On December 20, 2013, voters in Madagascar will go to the polls to elect a new president. Several priority items are waiting for the winner but one of them—the “Madagascar Cycle,” the phenomenon when, just as a growth is about to take off, a political crisis occurs—has been a constant challenge to policymakers in the recent history of this island country. Indeed, all past episodes of rapid growth in Madagascar have been short-lived and never sustained. Invariably, those growth spurts were stopped by a political crisis, each time sending the economy in a tailspin (see Figure 1 below).
As a result, policymakers have not been able to reverse Madagascar’s long-term economic decline. For the last three decades, the GDP per capita has declined by an annual average of 1.2 percent—shrinking from $1268 in 1980 to $843 in 2012 in PPP (constant 2005 international $) terms. The World Bank estimates that more than 92 percent of the population lives under $2 a day and poverty has sharply increased. Therein lies the key driver of the “Madagascar Cycle.”
From a political economy perspective, the “Madagascar Cycle” is a case study of what happens when growth is not inclusive, or, to use newer jargon, when prosperity is not shared. Sure, the economy experienced growth spurts. Sure, allthe macroeconomic indicators improved. But, unfortunately, some parts of society—some regions, some professions, some sectors, some business interests, and the list goes on—were left out and did not partake in the economic successes. As the economy continued to grow, so did the frustration of these excluded groups. And with frustration grew resentment. Add to the mix a dash of weak institutions and a pinch of opportunistic disgruntled politicians, and you have all the ingredients for a “Madagascar Cycle”—each time the economy seems poised to take off, political unrest erupts! The Malagasy propensity for centralized economic and political power tends to exacerbate this already explosive cocktail.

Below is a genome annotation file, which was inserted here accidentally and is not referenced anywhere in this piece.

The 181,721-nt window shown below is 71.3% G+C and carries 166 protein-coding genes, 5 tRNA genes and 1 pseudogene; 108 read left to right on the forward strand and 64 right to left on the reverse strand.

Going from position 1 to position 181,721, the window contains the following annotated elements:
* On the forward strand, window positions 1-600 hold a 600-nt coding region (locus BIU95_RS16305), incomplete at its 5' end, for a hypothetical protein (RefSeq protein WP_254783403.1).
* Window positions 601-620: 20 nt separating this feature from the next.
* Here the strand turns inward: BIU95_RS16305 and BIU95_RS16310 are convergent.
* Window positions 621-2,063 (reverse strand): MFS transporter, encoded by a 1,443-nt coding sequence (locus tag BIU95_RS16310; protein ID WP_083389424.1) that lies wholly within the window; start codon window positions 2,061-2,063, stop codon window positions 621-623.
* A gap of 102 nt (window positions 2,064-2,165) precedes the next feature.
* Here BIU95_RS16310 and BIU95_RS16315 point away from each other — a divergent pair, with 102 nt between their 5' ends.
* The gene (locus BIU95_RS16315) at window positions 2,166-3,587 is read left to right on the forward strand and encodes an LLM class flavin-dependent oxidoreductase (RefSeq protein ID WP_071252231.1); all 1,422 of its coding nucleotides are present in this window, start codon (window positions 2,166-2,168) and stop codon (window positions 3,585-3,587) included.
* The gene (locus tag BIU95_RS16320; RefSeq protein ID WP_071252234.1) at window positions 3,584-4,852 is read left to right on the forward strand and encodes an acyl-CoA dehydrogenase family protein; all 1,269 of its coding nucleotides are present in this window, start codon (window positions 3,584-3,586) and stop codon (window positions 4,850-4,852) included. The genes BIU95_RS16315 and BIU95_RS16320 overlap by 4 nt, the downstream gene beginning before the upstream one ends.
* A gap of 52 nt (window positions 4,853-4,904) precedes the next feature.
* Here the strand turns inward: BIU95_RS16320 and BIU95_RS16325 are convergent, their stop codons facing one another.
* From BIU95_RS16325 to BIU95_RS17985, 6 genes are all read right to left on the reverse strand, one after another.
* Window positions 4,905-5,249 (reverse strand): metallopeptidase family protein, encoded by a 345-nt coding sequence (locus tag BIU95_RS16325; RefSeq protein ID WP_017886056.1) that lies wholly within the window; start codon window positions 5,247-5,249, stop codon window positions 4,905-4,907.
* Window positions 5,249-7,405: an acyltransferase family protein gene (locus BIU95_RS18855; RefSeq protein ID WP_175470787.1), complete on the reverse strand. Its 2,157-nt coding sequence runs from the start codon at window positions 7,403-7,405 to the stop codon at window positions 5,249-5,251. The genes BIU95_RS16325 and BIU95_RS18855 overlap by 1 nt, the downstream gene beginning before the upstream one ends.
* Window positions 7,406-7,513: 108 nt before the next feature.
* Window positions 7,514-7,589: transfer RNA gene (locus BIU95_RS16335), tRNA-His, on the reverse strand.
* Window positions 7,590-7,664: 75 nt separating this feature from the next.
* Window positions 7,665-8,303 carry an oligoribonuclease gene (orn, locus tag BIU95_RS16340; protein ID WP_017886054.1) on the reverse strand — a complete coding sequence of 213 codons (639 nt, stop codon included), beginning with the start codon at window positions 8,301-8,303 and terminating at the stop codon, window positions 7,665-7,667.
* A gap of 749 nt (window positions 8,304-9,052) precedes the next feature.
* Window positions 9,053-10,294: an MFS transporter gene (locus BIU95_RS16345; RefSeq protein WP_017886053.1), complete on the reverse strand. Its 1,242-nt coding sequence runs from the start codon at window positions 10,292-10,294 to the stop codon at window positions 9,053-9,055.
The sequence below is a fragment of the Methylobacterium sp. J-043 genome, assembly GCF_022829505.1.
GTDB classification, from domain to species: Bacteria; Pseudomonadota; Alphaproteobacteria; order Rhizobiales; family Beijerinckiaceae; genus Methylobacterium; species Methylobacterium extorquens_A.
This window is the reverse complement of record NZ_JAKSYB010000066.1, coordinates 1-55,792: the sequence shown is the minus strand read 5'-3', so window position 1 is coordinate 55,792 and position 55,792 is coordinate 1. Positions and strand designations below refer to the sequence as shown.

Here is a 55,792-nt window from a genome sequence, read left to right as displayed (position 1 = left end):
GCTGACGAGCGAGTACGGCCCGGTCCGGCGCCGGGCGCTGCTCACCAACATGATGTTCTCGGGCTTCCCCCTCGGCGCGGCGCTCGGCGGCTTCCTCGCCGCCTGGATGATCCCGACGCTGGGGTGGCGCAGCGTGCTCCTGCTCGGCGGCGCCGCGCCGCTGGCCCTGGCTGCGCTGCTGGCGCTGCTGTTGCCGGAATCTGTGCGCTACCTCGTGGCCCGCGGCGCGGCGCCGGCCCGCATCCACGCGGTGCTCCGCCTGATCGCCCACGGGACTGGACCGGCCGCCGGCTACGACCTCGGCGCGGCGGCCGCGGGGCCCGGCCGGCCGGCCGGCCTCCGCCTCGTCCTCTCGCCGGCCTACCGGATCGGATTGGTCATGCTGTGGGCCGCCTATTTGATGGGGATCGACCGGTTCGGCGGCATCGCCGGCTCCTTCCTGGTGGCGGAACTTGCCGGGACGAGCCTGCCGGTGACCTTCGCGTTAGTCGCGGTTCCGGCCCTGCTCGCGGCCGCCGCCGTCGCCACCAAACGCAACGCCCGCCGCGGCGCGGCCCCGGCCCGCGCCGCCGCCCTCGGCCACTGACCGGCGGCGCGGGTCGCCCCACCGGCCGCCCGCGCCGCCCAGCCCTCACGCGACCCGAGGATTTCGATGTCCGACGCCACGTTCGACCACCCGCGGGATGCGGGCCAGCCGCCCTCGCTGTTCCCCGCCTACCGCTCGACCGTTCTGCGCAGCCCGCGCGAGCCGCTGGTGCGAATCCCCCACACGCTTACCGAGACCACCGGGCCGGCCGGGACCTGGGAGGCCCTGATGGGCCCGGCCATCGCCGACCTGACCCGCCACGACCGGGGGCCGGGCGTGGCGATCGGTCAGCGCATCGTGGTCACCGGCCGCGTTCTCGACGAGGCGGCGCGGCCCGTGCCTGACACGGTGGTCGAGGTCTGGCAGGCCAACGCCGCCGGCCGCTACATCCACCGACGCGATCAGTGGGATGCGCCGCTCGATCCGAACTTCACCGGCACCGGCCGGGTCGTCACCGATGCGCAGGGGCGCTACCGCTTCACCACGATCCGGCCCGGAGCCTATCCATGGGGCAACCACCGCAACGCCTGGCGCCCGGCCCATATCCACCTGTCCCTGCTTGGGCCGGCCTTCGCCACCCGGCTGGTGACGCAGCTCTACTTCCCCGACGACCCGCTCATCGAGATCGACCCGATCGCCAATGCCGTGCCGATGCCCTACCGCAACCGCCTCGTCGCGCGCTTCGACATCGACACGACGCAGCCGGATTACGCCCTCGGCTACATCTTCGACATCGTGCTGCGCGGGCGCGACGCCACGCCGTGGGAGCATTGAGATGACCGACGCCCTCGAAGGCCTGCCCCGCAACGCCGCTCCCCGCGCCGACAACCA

The new president of Madagascar and his government will obviously need to take on the task of stabilizing and jump-starting an economy battered by an almost 5-year-old political crisis (combined with a number of natural disasters). He will need to restore mutual trust and respect between Malagasy citizens and its various government institutions. He will need to deal with the growing insecurity problems. He will need to reassure investors, donors and other stakeholders that his administration is the real deal.
Those are the less difficult tasks. The Malagasy economy is very well endowed and has shown the potential for high economic growth. Malagasy policymakers and their advisers have demonstrated that they are capable of generating economic growth. There is no doubt about that. But now is the time for them to step up to the plate and figure out how to sustain such growth. Will they be capable of making economic growth more inclusive? Can they generate prosperity that will be broadly shared? This will not be an easy exercise. But if the new administration is serious about the welfare of the 20 million odd Malagasy citizens, one top priority should be to understand and deal once and for all with the drivers of this unfortunate cycle. Let’s root for them!
Soamiely Andriamananjara is a senior economist at the World Bank Institute. These are his personal perspectives and do not necessarily reflect those of the World Bank.